Monthly Archives: September 2014

In the event…

Cowie-Jarvis-Stewart

I’m delighted to be participating in a reading on Saturday 4th October in London with two good friends and fine authors, Douglas Cowie and Timothy J. Jarvis. All three of us were at the University of East Anglia at the same time, Tim and I undertaking an MA in Creative Writing, Doug working on his PhD in the same.

Since those heady days among the UEA ziggurats, Douglas Cowie has published a novel, Owen Noone and The Marauder (Canongate) and a diptych of shorter novels under the title Sing For Life, individually entitled Tin Pan Alley and Away, You Rolling River (Black Hill Press) — books about America, music, friendship and loss. I’m privileged to know a little about his hugely exciting new project, on which he’s been working for a number of years now.

Timothy J. Jarvis has long been interested in the weird, the antic, and those odd little corners of fiction and indeed of geogrraphy. His debut, The Wanderer (Perfect Edge), is a wonderfully weird quote-unquote horror novel that’s so much more: a disquisition on the mythology and hidden places of London, a knowing reworking and retelling — wonderfully, done utterly straight — of horror tropes, and a valuable addition to the canon of dystopian literature.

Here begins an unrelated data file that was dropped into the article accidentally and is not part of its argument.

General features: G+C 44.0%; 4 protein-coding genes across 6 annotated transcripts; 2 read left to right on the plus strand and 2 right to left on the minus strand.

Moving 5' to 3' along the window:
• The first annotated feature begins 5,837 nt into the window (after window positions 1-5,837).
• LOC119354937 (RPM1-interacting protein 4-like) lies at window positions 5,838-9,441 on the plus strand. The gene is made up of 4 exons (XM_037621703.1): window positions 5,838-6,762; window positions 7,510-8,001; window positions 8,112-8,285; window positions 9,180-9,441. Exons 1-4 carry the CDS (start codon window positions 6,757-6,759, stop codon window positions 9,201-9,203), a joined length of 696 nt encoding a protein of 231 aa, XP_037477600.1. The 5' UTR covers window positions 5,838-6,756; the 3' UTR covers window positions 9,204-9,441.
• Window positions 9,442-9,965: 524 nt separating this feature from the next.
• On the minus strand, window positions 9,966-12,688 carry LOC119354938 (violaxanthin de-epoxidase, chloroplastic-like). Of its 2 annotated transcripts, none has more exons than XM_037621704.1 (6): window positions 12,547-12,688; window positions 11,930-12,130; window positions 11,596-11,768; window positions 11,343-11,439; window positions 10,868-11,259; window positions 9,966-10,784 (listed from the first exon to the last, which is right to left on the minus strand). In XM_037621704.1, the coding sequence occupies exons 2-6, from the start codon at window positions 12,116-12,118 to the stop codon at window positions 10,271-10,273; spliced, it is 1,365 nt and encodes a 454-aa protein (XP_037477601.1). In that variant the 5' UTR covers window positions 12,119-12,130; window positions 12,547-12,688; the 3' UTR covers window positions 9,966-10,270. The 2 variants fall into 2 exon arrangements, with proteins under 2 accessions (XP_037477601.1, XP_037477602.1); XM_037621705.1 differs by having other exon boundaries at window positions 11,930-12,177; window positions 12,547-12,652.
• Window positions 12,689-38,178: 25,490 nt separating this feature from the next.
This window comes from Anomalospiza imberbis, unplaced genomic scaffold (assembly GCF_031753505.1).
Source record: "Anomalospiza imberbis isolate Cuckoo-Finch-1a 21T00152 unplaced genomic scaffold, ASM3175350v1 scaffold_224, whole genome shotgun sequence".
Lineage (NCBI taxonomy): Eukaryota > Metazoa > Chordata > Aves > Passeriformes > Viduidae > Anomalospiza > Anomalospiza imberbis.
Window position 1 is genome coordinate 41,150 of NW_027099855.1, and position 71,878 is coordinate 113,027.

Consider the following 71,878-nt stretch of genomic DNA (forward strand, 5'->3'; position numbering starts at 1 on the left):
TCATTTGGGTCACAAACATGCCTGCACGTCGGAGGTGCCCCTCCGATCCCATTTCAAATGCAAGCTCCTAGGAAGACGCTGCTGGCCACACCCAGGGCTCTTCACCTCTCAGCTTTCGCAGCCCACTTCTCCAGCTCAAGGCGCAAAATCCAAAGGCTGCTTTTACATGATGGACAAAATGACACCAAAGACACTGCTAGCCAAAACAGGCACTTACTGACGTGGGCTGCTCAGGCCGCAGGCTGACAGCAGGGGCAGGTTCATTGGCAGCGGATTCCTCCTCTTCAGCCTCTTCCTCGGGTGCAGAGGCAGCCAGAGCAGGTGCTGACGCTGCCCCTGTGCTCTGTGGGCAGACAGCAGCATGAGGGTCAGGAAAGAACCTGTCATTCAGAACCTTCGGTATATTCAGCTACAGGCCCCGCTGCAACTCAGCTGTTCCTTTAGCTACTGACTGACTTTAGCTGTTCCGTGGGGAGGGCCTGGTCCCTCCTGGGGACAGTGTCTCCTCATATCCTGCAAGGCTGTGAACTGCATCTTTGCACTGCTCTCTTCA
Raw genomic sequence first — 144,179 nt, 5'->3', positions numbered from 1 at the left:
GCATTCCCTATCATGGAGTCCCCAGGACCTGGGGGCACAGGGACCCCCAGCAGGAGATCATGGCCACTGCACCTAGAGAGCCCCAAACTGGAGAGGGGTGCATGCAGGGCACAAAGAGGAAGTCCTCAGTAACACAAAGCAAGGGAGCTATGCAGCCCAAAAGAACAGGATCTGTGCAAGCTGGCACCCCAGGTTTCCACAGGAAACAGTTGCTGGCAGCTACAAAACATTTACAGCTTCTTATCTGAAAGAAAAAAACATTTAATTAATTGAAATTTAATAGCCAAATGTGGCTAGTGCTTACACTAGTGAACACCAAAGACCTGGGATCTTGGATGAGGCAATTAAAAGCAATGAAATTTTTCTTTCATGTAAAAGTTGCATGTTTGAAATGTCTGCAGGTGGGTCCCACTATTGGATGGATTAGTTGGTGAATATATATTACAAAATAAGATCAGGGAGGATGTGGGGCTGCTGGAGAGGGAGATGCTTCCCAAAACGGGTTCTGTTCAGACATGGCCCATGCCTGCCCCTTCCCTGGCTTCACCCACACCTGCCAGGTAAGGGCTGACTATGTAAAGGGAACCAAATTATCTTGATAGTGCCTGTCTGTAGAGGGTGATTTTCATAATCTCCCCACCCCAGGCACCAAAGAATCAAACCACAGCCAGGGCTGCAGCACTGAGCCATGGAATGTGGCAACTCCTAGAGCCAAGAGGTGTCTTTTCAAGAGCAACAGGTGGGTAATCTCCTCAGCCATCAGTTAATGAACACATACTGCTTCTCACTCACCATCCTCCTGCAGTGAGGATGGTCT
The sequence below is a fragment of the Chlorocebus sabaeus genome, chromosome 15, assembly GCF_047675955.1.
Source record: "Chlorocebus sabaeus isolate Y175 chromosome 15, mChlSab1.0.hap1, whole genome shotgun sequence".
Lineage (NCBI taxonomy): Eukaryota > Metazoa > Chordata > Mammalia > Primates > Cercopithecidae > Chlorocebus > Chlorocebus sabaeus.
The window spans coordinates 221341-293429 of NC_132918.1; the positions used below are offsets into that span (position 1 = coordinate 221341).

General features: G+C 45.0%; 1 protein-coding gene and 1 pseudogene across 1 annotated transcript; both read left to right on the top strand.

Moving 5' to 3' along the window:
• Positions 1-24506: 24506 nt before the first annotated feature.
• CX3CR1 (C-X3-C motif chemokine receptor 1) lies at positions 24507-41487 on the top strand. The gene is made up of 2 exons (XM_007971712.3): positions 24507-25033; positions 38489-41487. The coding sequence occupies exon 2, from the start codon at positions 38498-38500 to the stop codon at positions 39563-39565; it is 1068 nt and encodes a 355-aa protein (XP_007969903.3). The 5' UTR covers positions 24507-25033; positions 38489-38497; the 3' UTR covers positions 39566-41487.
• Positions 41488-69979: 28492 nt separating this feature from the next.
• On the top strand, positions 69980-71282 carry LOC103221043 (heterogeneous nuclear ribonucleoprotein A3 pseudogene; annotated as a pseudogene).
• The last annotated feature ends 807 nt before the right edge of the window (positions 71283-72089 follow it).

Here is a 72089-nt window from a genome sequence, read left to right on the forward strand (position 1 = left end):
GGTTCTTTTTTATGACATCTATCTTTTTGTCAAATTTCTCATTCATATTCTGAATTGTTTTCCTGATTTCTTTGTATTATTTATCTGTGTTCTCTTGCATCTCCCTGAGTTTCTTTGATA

In writing up this post, it’s occurred to me that the odd one out of this trio, not having a PhD to my name. With three weeks to go, I probably shouldn’t embark upon one right now. I’ll be reading from The Glasgow Coma Scale — or, possibly, from something new (I haven’t decided yet).

The event will kick off at 8pm at The Alleycat on Denmark Street — aka Tin Pan Alley, fittingly. There’ll be readings, a chance to buy books, and DJs until late — so do come along (you “hoped for but doubtless chimeric” reader, you). Entry is free!